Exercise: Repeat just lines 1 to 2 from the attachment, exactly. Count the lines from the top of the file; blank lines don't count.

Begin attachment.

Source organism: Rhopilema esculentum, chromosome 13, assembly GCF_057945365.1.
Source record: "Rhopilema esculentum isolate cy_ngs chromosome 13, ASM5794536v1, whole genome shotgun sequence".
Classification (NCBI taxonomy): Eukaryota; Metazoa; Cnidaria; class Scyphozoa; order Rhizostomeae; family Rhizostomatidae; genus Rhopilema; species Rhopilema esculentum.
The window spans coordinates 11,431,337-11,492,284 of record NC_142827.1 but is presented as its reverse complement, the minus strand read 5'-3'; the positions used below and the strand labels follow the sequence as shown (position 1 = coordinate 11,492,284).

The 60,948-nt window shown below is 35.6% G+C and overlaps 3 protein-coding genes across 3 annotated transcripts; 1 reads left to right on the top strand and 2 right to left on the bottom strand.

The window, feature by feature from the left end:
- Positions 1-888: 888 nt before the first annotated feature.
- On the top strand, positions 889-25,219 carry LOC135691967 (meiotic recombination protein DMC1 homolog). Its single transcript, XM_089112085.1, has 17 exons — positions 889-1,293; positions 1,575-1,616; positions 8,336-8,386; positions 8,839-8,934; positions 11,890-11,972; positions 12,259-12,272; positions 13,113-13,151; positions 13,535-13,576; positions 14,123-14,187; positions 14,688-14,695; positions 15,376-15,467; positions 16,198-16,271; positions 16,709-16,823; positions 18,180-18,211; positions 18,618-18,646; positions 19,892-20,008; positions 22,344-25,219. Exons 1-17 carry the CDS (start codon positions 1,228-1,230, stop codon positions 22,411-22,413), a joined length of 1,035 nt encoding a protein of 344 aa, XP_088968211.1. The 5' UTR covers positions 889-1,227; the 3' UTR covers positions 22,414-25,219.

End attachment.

Source organism: Rhopilema esculentum, chromosome 13, assembly GCF_057945365.1.
Source record: "Rhopilema esculentum isolate cy_ngs chromosome 13, ASM5794536v1, whole genome shotgun sequence".